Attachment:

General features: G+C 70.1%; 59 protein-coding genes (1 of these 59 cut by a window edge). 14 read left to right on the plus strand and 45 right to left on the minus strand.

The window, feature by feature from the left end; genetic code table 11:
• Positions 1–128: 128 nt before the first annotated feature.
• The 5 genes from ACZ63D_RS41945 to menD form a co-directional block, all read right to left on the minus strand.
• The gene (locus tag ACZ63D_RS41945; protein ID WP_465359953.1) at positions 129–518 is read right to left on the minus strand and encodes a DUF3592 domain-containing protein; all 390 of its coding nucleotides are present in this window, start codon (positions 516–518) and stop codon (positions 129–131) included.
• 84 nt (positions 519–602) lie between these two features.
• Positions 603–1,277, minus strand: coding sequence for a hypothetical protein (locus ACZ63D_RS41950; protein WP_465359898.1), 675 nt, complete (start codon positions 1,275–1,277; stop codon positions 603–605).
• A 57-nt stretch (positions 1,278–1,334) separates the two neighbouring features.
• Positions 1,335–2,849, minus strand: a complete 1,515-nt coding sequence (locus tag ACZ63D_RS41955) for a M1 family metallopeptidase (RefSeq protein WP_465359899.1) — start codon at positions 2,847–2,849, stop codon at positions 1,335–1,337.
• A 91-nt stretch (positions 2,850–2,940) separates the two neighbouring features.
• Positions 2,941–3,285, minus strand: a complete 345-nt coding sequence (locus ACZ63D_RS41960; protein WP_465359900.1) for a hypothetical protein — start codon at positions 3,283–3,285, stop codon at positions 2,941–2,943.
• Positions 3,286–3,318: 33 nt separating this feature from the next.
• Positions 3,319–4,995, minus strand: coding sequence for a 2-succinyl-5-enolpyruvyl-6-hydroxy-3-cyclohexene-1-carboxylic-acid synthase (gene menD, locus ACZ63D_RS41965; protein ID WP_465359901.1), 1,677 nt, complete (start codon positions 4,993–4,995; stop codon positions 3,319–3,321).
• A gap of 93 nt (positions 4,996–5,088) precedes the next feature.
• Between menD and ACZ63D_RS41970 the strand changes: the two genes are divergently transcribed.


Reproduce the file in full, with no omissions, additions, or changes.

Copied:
General features: G+C 70.1%; 59 protein-coding genes (1 of these 59 cut by a window edge). 14 read left to right on the plus strand and 45 right to left on the minus strand.

The window, feature by feature from the left end; genetic code table 11:
• Positions 1–128: 128 nt before the first annotated feature.
• The 5 genes from ACZ63D_RS41945 to menD form a co-directional block, all read right to left on the minus strand.
• The gene (locus tag ACZ63D_RS41945; protein ID WP_465359953.1) at positions 129–518 is read right to left on the minus strand and encodes a DUF3592 domain-containing protein; all 390 of its coding nucleotides are present in this window, start codon (positions 516–518) and stop codon (positions 129–131) included.
• 84 nt (positions 519–602) lie between these two features.
• Positions 603–1,277, minus strand: coding sequence for a hypothetical protein (locus ACZ63D_RS41950; protein WP_465359898.1), 675 nt, complete (start codon positions 1,275–1,277; stop codon positions 603–605).
• A 57-nt stretch (positions 1,278–1,334) separates the two neighbouring features.
• Positions 1,335–2,849, minus strand: a complete 1,515-nt coding sequence (locus tag ACZ63D_RS41955) for a M1 family metallopeptidase (RefSeq protein WP_465359899.1) — start codon at positions 2,847–2,849, stop codon at positions 1,335–1,337.
• A 91-nt stretch (positions 2,850–2,940) separates the two neighbouring features.
• Positions 2,941–3,285, minus strand: a complete 345-nt coding sequence (locus ACZ63D_RS41960; protein WP_465359900.1) for a hypothetical protein — start codon at positions 3,283–3,285, stop codon at positions 2,941–2,943.
• Positions 3,286–3,318: 33 nt separating this feature from the next.
• Positions 3,319–4,995, minus strand: coding sequence for a 2-succinyl-5-enolpyruvyl-6-hydroxy-3-cyclohexene-1-carboxylic-acid synthase (gene menD, locus ACZ63D_RS41965; protein ID WP_465359901.1), 1,677 nt, complete (start codon positions 4,993–4,995; stop codon positions 3,319–3,321).
• A gap of 93 nt (positions 4,996–5,088) precedes the next feature.
• Between menD and ACZ63D_RS41970 the strand changes: the two genes are divergently transcribed.